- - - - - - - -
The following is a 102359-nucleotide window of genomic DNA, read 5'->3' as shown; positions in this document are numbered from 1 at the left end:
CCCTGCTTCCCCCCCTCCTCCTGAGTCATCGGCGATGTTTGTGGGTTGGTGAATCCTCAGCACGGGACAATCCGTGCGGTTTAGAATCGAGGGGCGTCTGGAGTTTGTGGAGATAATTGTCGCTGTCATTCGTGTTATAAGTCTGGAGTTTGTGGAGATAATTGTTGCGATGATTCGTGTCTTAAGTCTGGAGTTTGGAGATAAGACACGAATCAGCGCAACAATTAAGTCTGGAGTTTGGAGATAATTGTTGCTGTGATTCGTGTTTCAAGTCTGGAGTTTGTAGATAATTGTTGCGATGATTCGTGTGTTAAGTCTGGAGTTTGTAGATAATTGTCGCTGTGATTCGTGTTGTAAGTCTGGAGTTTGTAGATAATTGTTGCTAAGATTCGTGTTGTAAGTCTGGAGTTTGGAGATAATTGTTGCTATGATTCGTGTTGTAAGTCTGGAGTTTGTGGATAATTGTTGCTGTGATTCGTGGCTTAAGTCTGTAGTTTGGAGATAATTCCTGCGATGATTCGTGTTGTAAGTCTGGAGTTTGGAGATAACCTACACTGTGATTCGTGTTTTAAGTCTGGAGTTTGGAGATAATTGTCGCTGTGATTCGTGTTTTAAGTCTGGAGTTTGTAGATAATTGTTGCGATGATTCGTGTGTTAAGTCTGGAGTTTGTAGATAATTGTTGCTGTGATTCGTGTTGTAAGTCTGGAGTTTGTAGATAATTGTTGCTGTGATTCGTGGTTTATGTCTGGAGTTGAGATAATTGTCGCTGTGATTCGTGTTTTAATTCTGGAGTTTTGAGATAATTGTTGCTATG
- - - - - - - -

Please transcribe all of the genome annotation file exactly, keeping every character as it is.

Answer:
The following is a 102359-nucleotide window of genomic DNA, read 5'->3' as shown; positions in this document are numbered from 1 at the left end:
CCCTGCTTCCCCCCCTCCTCCTGAGTCATCGGCGATGTTTGTGGGTTGGTGAATCCTCAGCACGGGACAATCCGTGCGGTTTAGAATCGAGGGGCGTCTGGAGTTTGTGGAGATAATTGTCGCTGTCATTCGTGTTATAAGTCTGGAGTTTGTGGAGATAATTGTTGCGATGATTCGTGTCTTAAGTCTGGAGTTTGGAGATAAGACACGAATCAGCGCAACAATTAAGTCTGGAGTTTGGAGATAATTGTTGCTGTGATTCGTGTTTCAAGTCTGGAGTTTGTAGATAATTGTTGCGATGATTCGTGTGTTAAGTCTGGAGTTTGTAGATAATTGTCGCTGTGATTCGTGTTGTAAGTCTGGAGTTTGTAGATAATTGTTGCTAAGATTCGTGTTGTAAGTCTGGAGTTTGGAGATAATTGTTGCTATGATTCGTGTTGTAAGTCTGGAGTTTGTGGATAATTGTTGCTGTGATTCGTGGCTTAAGTCTGTAGTTTGGAGATAATTCCTGCGATGATTCGTGTTGTAAGTCTGGAGTTTGGAGATAACCTACACTGTGATTCGTGTTTTAAGTCTGGAGTTTGGAGATAATTGTCGCTGTGATTCGTGTTTTAAGTCTGGAGTTTGTAGATAATTGTTGCGATGATTCGTGTGTTAAGTCTGGAGTTTGTAGATAATTGTTGCTGTGATTCGTGTTGTAAGTCTGGAGTTTGTAGATAATTGTTGCTGTGATTCGTGGTTTATGTCTGGAGTTGAGATAATTGTCGCTGTGATTCGTGTTTTAATTCTGGAGTTTTGAGATAATTGTTGCTATG